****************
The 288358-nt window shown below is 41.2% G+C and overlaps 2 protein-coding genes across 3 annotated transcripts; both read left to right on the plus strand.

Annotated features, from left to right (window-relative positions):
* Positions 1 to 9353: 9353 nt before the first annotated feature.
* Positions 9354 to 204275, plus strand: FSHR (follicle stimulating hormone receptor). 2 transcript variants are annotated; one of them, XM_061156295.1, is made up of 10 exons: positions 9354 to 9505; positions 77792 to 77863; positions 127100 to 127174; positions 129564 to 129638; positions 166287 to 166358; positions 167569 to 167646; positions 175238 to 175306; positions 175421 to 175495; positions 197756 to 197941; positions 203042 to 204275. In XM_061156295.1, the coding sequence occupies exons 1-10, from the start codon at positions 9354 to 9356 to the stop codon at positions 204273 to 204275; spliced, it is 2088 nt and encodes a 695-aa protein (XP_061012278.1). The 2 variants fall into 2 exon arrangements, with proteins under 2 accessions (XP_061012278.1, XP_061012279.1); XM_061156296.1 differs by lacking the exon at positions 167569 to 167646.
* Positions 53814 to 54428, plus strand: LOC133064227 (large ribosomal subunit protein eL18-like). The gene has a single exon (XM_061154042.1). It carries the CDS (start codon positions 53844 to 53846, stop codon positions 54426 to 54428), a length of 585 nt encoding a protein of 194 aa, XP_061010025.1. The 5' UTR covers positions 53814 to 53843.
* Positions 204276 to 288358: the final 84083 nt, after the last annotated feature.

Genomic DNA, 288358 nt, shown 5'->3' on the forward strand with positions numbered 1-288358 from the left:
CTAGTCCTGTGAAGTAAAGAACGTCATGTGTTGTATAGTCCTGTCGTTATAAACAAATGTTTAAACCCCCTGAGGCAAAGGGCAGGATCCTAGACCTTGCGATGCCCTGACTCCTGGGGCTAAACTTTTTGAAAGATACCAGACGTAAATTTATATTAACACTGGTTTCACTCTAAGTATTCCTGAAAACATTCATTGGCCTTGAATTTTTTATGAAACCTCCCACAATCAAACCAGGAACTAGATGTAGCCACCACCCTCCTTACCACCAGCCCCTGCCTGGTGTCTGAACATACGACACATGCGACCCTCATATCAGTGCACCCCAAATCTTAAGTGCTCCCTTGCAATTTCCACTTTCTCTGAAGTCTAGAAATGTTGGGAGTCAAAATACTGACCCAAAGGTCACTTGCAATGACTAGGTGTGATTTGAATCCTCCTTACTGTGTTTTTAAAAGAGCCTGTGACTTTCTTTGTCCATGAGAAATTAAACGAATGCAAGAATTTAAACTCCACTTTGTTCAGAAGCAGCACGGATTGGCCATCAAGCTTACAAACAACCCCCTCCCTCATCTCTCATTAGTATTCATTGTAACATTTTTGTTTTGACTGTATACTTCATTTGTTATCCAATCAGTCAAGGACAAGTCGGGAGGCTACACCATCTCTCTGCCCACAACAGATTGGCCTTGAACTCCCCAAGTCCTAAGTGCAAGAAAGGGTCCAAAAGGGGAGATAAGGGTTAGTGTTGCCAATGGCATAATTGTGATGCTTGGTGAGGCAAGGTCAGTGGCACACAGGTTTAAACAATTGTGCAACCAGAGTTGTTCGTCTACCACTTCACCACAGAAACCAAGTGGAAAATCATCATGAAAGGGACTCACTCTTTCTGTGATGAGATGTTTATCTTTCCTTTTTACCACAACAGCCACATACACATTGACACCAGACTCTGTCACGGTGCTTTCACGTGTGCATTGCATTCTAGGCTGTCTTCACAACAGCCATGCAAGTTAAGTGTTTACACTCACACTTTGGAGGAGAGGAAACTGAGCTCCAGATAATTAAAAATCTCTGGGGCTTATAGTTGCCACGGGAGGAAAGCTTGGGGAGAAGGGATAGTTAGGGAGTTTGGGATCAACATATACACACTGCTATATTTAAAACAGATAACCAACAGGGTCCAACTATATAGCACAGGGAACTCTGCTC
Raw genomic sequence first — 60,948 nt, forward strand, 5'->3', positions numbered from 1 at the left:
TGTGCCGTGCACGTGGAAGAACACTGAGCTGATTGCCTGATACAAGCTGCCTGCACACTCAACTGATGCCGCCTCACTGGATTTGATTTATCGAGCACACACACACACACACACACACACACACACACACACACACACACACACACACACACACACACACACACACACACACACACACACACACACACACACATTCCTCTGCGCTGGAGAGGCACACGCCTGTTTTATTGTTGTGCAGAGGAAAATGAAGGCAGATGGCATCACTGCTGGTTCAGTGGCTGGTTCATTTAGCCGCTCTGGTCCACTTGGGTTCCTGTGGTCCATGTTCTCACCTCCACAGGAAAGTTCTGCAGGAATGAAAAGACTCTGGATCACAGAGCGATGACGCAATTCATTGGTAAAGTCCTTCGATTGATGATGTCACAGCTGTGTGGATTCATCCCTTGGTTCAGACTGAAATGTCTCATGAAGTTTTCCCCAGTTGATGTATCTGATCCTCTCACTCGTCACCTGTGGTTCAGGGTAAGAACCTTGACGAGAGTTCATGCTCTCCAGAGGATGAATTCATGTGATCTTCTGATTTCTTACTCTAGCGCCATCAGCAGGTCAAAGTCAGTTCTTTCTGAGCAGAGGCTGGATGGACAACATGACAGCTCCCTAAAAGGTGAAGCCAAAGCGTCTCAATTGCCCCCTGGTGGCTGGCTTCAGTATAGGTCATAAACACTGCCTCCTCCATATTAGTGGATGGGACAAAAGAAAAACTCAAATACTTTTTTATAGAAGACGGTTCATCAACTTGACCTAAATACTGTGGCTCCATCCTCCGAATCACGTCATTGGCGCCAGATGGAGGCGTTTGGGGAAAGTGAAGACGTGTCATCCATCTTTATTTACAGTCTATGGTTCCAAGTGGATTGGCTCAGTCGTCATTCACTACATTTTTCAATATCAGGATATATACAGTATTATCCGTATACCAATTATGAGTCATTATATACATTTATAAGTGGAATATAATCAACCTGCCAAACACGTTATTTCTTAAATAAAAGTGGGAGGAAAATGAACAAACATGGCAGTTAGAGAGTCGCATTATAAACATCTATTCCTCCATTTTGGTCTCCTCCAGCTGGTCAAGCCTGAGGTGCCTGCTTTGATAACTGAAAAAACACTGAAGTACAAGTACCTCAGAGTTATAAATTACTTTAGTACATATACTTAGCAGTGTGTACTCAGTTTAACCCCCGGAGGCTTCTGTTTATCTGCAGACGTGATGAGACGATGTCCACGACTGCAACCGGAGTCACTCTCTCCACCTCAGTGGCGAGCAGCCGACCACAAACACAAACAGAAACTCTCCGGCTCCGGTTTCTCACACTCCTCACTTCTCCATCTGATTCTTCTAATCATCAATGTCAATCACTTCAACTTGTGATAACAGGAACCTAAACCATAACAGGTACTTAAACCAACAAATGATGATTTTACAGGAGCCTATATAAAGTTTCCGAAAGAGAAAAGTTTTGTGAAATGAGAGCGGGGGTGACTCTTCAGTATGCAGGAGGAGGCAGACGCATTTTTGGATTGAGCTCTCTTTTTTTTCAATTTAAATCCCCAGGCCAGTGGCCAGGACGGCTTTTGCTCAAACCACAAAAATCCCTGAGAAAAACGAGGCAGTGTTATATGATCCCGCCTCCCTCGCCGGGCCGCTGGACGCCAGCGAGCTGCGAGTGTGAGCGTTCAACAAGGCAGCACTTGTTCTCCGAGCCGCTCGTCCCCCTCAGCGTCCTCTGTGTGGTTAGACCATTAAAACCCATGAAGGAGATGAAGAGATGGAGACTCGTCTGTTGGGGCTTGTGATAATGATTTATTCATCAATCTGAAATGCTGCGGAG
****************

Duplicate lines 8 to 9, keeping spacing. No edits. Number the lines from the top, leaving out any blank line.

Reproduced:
CTAGTCCTGTGAAGTAAAGAACGTCATGTGTTGTATAGTCCTGTCGTTATAAACAAATGTTTAAACCCCCTGAGGCAAAGGGCAGGATCCTAGACCTTGCGATGCCCTGACTCCTGGGGCTAAACTTTTTGAAAGATACCAGACGTAAATTTATATTAACACTGGTTTCACTCTAAGTATTCCTGAAAACATTCATTGGCCTTGAATTTTTTATGAAACCTCCCACAATCAAACCAGGAACTAGATGTAGCCACCACCCTCCTTACCACCAGCCCCTGCCTGGTGTCTGAACATACGACACATGCGACCCTCATATCAGTGCACCCCAAATCTTAAGTGCTCCCTTGCAATTTCCACTTTCTCTGAAGTCTAGAAATGTTGGGAGTCAAAATACTGACCCAAAGGTCACTTGCAATGACTAGGTGTGATTTGAATCCTCCTTACTGTGTTTTTAAAAGAGCCTGTGACTTTCTTTGTCCATGAGAAATTAAACGAATGCAAGAATTTAAACTCCACTTTGTTCAGAAGCAGCACGGATTGGCCATCAAGCTTACAAACAACCCCCTCCCTCATCTCTCATTAGTATTCATTGTAACATTTTTGTTTTGACTGTATACTTCATTTGTTATCCAATCAGTCAAGGACAAGTCGGGAGGCTACACCATCTCTCTGCCCACAACAGATTGGCCTTGAACTCCCCAAGTCCTAAGTGCAAGAAAGGGTCCAAAAGGGGAGATAAGGGTTAGTGTTGCCAATGGCATAATTGTGATGCTTGGTGAGGCAAGGTCAGTGGCACACAGGTTTAAACAATTGTGCAACCAGAGTTGTTCGTCTACCACTTCACCACAGAAACCAAGTGGAAAATCATCATGAAAGGGACTCACTCTTTCTGTGATGAGATGTTTATCTTTCCTTTTTACCACAACAGCCACATACACATTGACACCAGACTCTGTCACGGTGCTTTCACGTGTGCATTGCATTCTAGGCTGTCTTCACAACAGCCATGCAAGTTAAGTGTTTACACTCACACTTTGGAGGAGAGGAAACTGAGCTCCAGATAATTAAAAATCTCTGGGGCTTATAGTTGCCACGGGAGGAAAGCTTGGGGAGAAGGGATAGTTAGGGAGTTTGGGATCAACATATACACACTGCTATATTTAAAACAGATAACCAACAGGGTCCAACTATATAGCACAGGGAACTCTGCTC
Raw genomic sequence first — 60,948 nt, forward strand, 5'->3', positions numbered from 1 at the left: